Blinken urges ASEAN to take ‘immediate action’ on Myanmar

In first meeting with ASEAN, US secretary of state calls for action on Myanmar and rejects China’s claims in South China Sea.

US Secretary of State Antony Blinken reaffirmed US's commitment to ASEAN centrality during Wednesday's video conference [Jim Watson/Pool via Reuters]
US Secretary of State Antony Blinken reaffirmed US's commitment to ASEAN centrality during Wednesday's video conference [Jim Watson/Pool via Reuters]

US Secretary of State Antony Blinken has expressed “deep concerns” about the military coup in Myanmar and called on Southeast Asian nations to take action to end violence and restore democracy in the country.

Blinken made the appeal during a meeting with foreign ministers of the Association of Southeast Asian Nations (ASEAN) on Wednesday.

ASEAN has been leading the main diplomatic effort on Myanmar since the country’s military seized power in a coup on February 1.

At least 902 people have been killed in the ensuing crackdown, according to a monitoring group, while tens of thousands of people have been displaced amid fighting between the security forces and newly formed armed groups across Myanmar.

During Wednesday’s video conference with ASEAN diplomats, Blinken urged the 10-country bloc, of which Myanmar is a member, to take “immediate action” on a five-point consensus that was agreed in April, according to a statement by the US Department of State.

The ASEAN plan calls for an end to the violence in Myanmar, the start of a dialogue between all parties, greater humanitarian access to conflict-affected areas as well as the appointment of a special envoy.

The plan – which coup leader Ming Aung Hlaing agreed to – has also received the backing of Russia, a key supplier of arms and training to Myanmar’s military.

The military, however, have since shown no intention of following through on the plan and have instead reiterated its own, entirely different plan to restore order and democracy in Myanmar. The lack of action has frustrated ASEAN’s most outspoken members such as Indonesia, Malaysia and Singapore, which are also additionally demanding the release of detained civilian leaders, including Aung San Suu Kyi.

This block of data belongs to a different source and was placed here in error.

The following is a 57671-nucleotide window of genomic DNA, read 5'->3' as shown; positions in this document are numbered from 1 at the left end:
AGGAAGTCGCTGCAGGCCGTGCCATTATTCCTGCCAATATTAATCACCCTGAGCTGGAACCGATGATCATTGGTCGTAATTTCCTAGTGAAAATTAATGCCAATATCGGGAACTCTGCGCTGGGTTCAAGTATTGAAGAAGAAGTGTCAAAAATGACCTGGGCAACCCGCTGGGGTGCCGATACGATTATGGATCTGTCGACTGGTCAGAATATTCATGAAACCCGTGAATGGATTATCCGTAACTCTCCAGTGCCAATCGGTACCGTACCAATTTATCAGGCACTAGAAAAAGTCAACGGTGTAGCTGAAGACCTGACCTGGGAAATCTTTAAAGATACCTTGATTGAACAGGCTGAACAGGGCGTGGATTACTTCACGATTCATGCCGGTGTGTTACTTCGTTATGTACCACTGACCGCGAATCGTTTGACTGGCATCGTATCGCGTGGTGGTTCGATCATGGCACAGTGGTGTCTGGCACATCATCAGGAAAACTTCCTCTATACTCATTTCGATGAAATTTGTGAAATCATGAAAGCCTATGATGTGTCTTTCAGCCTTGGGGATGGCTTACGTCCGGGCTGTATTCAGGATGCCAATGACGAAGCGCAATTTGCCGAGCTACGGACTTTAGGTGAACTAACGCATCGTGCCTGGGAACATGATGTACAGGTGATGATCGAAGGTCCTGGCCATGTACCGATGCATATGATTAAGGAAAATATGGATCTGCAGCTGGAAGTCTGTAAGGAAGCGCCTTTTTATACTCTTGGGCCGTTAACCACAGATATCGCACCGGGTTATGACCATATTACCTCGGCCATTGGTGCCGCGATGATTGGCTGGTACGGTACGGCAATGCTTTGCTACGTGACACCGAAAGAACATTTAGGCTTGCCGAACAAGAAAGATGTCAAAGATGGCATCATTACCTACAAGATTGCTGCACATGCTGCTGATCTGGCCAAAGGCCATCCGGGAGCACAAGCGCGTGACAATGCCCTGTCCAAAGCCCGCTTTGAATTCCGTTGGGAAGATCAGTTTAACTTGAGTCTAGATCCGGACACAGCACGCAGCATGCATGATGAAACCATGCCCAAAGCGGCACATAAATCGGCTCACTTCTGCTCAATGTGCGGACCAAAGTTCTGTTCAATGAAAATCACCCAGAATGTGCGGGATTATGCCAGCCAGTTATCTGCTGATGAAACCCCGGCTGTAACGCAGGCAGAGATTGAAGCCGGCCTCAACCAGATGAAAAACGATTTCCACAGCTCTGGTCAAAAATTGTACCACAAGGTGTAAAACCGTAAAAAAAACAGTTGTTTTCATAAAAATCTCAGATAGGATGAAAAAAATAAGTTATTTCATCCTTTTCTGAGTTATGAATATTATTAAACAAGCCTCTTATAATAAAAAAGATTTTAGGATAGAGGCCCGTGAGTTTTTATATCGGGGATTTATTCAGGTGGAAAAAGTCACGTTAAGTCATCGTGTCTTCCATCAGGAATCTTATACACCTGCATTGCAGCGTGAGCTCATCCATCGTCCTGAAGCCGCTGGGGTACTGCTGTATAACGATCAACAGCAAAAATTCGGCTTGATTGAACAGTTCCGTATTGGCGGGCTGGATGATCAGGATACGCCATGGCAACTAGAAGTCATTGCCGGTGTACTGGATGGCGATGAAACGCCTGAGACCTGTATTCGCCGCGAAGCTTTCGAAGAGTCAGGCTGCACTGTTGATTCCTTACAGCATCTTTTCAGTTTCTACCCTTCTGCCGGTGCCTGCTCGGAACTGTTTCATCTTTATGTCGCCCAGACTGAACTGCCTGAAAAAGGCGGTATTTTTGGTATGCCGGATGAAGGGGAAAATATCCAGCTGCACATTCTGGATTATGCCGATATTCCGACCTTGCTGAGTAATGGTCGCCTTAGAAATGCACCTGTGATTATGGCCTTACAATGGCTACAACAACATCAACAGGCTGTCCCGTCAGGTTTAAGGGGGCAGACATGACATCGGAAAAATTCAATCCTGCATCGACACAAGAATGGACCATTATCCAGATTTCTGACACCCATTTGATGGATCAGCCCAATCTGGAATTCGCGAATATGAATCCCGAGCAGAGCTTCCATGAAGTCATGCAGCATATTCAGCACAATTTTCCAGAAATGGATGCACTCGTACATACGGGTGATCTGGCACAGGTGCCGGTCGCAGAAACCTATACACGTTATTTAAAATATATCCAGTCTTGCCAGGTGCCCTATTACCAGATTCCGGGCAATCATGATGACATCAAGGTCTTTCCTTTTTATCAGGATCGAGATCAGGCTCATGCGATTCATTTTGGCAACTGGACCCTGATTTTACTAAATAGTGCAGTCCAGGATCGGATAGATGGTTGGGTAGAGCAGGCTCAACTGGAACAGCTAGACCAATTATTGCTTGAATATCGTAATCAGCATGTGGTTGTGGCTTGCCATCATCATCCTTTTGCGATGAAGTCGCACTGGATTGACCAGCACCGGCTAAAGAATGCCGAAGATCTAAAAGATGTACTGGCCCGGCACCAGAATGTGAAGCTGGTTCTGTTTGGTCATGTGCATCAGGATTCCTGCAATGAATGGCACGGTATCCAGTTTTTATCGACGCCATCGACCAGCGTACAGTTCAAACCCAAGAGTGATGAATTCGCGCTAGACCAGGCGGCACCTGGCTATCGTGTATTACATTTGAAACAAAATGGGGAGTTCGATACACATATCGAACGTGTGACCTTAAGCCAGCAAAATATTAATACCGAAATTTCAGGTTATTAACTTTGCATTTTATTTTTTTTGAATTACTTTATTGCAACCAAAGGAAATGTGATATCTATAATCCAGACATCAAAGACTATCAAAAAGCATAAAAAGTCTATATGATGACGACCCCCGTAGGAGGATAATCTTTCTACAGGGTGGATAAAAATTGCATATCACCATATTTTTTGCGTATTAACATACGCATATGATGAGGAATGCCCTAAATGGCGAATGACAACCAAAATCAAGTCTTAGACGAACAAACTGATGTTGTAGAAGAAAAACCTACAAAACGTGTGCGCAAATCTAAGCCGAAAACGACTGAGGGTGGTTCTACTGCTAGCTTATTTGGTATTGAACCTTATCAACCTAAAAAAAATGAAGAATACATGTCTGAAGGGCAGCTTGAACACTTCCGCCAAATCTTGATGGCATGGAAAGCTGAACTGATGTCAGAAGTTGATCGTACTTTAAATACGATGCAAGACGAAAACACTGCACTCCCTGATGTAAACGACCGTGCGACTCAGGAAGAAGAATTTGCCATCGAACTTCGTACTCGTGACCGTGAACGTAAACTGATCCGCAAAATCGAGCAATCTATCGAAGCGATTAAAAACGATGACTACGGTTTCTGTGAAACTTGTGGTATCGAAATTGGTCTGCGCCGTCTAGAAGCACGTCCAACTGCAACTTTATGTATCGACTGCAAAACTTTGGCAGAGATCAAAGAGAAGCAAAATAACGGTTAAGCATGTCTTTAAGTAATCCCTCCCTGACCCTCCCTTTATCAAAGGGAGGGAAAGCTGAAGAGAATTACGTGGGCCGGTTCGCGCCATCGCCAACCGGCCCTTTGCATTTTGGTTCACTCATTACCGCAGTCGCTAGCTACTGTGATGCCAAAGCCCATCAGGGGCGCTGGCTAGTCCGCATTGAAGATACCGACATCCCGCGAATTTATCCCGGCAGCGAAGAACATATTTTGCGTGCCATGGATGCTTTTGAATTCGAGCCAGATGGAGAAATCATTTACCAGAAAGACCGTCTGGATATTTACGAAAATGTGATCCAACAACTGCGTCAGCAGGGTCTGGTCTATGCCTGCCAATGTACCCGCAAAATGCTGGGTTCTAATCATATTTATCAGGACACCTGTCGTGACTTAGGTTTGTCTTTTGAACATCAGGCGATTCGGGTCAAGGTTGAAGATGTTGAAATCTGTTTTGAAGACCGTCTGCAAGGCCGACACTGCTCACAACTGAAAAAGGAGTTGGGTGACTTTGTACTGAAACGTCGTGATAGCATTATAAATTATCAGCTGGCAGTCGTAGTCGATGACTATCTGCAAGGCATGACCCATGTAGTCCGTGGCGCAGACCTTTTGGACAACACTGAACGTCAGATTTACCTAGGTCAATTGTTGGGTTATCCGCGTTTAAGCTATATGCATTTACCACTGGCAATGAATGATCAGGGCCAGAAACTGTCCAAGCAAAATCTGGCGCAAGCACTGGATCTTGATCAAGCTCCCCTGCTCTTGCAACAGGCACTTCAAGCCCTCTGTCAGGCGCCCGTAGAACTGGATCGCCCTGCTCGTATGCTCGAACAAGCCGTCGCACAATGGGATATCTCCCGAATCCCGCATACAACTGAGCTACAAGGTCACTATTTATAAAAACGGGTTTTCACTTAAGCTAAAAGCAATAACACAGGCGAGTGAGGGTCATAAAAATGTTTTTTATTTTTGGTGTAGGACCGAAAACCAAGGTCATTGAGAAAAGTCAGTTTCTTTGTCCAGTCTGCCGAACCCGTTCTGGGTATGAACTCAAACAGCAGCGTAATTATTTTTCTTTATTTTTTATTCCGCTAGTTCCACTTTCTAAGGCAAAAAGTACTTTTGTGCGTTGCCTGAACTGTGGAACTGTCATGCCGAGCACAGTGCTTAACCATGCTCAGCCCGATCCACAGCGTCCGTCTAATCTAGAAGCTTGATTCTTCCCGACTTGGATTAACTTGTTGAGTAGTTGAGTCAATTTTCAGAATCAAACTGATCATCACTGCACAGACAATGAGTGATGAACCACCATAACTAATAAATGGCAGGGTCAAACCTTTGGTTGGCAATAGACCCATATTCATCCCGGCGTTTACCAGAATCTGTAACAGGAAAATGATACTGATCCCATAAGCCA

Blinken backed that demand on Wednesday, urging ASEAN to take joint action to release all those “unjustly detained” in Myanmar and to appoint an envoy to begin the dialogue process between the country’s opposing sides.

It was not immediately clear if Myanmar’s military-appointed foreign minister responded to Blinken’s concerns.

A Southeast Asian diplomat told the Associated Press news agency that the two-hour meeting was “very civil” despite the discussions on highly contentious issues.

The diplomat, who was involved in the meeting, said ASEAN member states have given Myanmar officials the names of its possible envoys from Thailand and Indonesia but there has been no response. Two ASEAN representatives who traveled to Myanmar last month asked to meet Aung San Suu Kyi and other detainees but were rebuffed, the diplomat added.

Blinken’s meeting with ASEAN was his first since US President Joe Biden took office in January and came amid concerns among diplomats and others that Washington has not been paying sufficient attention to a region that is crucial to its regional strategy to counter an increasingly powerful China.

The State Department said Blinken reaffirmed the US’s commitment to ASEAN centrality on Wednesday and underscored ASEAN’s essential role in the Indo-Pacific regional architecture.

He also went on to emphasise Washington’s rejection of China’s “unlawful maritime claims” in the South China Sea and said Washington “stands with Southeast Asian claimants in the face of (Chinese) coercion”, the statement said.

China claims vast swathes of the disputed South China Sea via its unilaterally declared, U-shaped, “nine-dash line” which intersects with the exclusive economic zones of Vietnam, Malaysia, Brunei, Indonesia and the Philippines, all ASEAN members.

Trillions of dollars in annual trade flows through the disputed waterway.

Malaysian Foreign Minister Hishammuddin Hussein said he hoped Wednesday’s meeting signalled a “refreshed commitment” to US multilateral cooperation in the region.

“We understand that multilateralism was not a key focus for the previous administration, but the Biden administration’s embrace of multilateral cooperation is a welcome development,” Hishammuddin said, according to a copy of his delivered remarks.

“This path is the only way forward to ensure stability, peace, prosperity and security for our region.”

Source: Al Jazeera and news agencies

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